By Lisa Horn, Manager CliftonLarsonAllen Appleton – Email T. 920.996.1468
- Many business owners are juggling the need to keep their business running with the need to protect their team members.
- These leaders may need to make decisions that challenge their integrity and values.
- During times of uncertainty and confusion, be transparent with your team to build trust, which is critical to having an engaged workforce.
COVID-19 has placed many business owners in an uncomfortable position. These leaders are navigating a high-stakes balancing act as they try to keep their business running while maintaining a safe and engaged workforce — and a misstep could directly impact their credibility. When it feels like business rules and standards are changing daily, leaders are faced with difficult decisions. How do you maintain your values and integrity in the process?
Many business owners are finding this balance is top of mind. Business leaders who feel they’re doing the right thing by telling team members to stay home if they experience coronavirus symptoms may still wonder and worry about what might happen to the business. Will people come to work? If not, how will the business exist?
Other businesses are having difficulty securing the masks their team members wear routinely. Perhaps team members were taught to wear masks once, but now, due to a shortage, they’re asked to wear the mask multiple times. What will team members think about how the company values their health and safety? Will the company be perceived to be putting team members at risk?
These are all tough decisions with high stakes. However, by taking the time to think through your COVID-19 responses, you have the opportunity to help keep your team members safe and engaged. Here are three things you can do to help maintain trust during the pandemic.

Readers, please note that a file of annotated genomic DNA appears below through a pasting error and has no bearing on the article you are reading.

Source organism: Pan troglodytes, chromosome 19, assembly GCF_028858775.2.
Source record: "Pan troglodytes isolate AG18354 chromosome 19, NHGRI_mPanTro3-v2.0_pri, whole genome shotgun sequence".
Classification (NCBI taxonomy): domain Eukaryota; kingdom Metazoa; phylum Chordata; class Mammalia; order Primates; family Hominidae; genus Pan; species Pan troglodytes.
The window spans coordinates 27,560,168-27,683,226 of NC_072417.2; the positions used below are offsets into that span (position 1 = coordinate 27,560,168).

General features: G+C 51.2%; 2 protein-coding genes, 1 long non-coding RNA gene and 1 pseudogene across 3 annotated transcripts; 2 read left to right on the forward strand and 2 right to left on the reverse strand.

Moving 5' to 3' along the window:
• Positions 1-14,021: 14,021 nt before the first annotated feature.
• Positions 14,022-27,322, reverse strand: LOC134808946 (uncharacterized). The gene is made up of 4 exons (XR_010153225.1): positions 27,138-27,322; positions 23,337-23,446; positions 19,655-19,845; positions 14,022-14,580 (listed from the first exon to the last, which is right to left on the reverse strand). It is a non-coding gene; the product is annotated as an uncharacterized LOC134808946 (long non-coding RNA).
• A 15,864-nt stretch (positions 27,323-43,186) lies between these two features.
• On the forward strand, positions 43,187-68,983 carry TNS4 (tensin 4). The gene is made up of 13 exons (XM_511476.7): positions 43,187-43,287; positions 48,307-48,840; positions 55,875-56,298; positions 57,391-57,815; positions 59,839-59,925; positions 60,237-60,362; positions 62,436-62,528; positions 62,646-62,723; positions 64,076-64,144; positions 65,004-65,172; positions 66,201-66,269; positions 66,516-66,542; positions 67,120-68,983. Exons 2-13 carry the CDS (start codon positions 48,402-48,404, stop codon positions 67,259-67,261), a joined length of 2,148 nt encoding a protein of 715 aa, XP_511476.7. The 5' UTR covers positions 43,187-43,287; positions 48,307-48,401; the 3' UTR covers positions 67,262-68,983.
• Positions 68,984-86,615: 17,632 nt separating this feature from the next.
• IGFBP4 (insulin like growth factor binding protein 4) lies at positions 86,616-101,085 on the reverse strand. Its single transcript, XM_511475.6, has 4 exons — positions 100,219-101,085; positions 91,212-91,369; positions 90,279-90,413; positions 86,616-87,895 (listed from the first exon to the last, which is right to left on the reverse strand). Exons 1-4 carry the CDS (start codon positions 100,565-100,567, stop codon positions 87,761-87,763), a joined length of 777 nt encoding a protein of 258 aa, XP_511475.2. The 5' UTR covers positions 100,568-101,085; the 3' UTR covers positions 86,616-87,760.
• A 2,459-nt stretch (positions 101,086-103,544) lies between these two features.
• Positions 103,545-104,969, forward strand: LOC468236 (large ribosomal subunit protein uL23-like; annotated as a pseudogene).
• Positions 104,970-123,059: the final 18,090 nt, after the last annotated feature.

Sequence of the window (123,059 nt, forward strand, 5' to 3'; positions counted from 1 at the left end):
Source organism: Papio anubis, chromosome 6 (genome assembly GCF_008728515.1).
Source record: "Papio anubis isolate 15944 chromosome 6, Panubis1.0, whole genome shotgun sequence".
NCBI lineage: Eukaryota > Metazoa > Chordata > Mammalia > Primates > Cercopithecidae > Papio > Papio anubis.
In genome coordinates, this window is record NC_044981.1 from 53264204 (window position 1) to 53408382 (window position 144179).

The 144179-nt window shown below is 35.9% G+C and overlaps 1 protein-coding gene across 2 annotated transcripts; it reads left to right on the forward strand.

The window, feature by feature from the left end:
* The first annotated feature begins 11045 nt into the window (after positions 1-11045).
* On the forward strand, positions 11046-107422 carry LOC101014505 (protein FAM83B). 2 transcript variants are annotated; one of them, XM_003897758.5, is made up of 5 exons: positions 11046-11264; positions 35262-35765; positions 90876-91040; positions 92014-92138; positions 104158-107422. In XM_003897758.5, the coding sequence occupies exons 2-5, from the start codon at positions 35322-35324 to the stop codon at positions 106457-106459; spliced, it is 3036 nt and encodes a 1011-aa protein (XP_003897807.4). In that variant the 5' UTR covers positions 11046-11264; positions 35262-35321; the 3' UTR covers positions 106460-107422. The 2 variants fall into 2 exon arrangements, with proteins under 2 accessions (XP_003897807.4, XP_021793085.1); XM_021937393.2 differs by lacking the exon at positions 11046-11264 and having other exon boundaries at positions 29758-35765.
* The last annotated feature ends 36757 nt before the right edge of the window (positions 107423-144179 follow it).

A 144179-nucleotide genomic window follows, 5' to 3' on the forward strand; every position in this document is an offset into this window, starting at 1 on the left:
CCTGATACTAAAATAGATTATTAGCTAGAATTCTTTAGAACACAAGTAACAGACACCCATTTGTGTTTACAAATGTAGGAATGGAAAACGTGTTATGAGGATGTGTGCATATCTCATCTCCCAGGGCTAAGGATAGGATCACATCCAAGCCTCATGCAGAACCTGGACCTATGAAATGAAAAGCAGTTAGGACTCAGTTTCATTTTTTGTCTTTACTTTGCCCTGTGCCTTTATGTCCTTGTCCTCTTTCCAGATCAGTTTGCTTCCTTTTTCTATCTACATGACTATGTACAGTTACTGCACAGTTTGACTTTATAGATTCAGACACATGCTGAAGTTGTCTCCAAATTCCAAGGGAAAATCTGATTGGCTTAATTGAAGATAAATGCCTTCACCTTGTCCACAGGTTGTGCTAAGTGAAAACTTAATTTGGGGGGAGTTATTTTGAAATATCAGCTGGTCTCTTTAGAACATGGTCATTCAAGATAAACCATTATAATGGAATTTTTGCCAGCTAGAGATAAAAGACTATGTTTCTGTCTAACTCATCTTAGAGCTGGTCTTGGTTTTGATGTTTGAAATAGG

1. Be thoughtful about your behaviors and messages
As a leader, how you act and the messages you share are critical to maintaining trust among your team members. People want to feel valued and actively cared for. Demonstrate that you genuinely care about their safety and well-being through your actions. Reacting and getting frustrated with team members’ concerns — or suggesting that this crisis is not as bad as everyone is saying — is not helpful in showing that you care and are sincerely concerned for them.
2. Assign a point person to stay up to date on the changes
Staying up to date on federal, state, and local legislative changes is imperative — and may be one of the biggest challenges. Should my team wear masks? If so, what kind? Do we need to be taking temperatures? How close together can two people work? How do I start bringing my team back to work? All of these questions have different answers, depending on where you live and who governs you.
Assign a team or a key person to keep a pulse on the latest news. The Centers for Disease Control and Prevention, the World Health Organization, and the Occupational Safety and Health Administration have shared guidance related to COVID-19. States and counties are also sharing information regularly, as is the Equal Employment Opportunity Commission.
By staying informed, you can effectively build a rolling entry back to normal conditions — or even create a safe work playbook.
3. Communicate, communicate, and communicate more
Build a predictable cadence of communication, which helps maintain trust with your team. Consider choosing a regular time every day or week to share information about what is new or what they can expect.
Your leadership soft skills are more important now than ever. Consider important soft skills such as your communication style, effective collaboration, and showing empathy. How well do you do these? Think about these skills the next time you are talking to your team, and continue to fine-tune your approach.